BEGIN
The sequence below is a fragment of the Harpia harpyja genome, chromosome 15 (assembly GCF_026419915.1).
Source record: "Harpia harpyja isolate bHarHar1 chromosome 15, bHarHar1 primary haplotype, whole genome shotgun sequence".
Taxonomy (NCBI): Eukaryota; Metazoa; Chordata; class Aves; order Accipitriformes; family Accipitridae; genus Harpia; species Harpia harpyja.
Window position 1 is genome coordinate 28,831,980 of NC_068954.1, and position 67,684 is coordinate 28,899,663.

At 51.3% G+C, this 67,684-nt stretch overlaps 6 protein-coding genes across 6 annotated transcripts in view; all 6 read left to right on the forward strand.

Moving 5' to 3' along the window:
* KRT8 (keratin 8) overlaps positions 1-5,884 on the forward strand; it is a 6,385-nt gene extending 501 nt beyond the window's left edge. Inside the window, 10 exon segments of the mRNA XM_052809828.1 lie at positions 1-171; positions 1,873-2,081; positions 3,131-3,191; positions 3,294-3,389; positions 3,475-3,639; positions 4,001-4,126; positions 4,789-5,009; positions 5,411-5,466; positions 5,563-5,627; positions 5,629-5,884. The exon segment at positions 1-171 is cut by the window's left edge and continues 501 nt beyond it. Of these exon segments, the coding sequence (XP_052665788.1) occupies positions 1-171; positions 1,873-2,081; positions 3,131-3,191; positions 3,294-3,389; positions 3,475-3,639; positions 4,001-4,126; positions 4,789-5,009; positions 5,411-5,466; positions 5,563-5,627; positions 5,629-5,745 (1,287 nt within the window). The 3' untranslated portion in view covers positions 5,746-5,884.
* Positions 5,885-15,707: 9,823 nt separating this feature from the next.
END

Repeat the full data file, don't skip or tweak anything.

The sequence below is a fragment of the Harpia harpyja genome, chromosome 15 (assembly GCF_026419915.1).
Source record: "Harpia harpyja isolate bHarHar1 chromosome 15, bHarHar1 primary haplotype, whole genome shotgun sequence".
Taxonomy (NCBI): Eukaryota; Metazoa; Chordata; class Aves; order Accipitriformes; family Accipitridae; genus Harpia; species Harpia harpyja.
Window position 1 is genome coordinate 28,831,980 of NC_068954.1, and position 67,684 is coordinate 28,899,663.

At 51.3% G+C, this 67,684-nt stretch overlaps 6 protein-coding genes across 6 annotated transcripts in view; all 6 read left to right on the forward strand.

Moving 5' to 3' along the window:
* KRT8 (keratin 8) overlaps positions 1-5,884 on the forward strand; it is a 6,385-nt gene extending 501 nt beyond the window's left edge. Inside the window, 10 exon segments of the mRNA XM_052809828.1 lie at positions 1-171; positions 1,873-2,081; positions 3,131-3,191; positions 3,294-3,389; positions 3,475-3,639; positions 4,001-4,126; positions 4,789-5,009; positions 5,411-5,466; positions 5,563-5,627; positions 5,629-5,884. The exon segment at positions 1-171 is cut by the window's left edge and continues 501 nt beyond it. Of these exon segments, the coding sequence (XP_052665788.1) occupies positions 1-171; positions 1,873-2,081; positions 3,131-3,191; positions 3,294-3,389; positions 3,475-3,639; positions 4,001-4,126; positions 4,789-5,009; positions 5,411-5,466; positions 5,563-5,627; positions 5,629-5,745 (1,287 nt within the window). The 3' untranslated portion in view covers positions 5,746-5,884.
* Positions 5,885-15,707: 9,823 nt separating this feature from the next.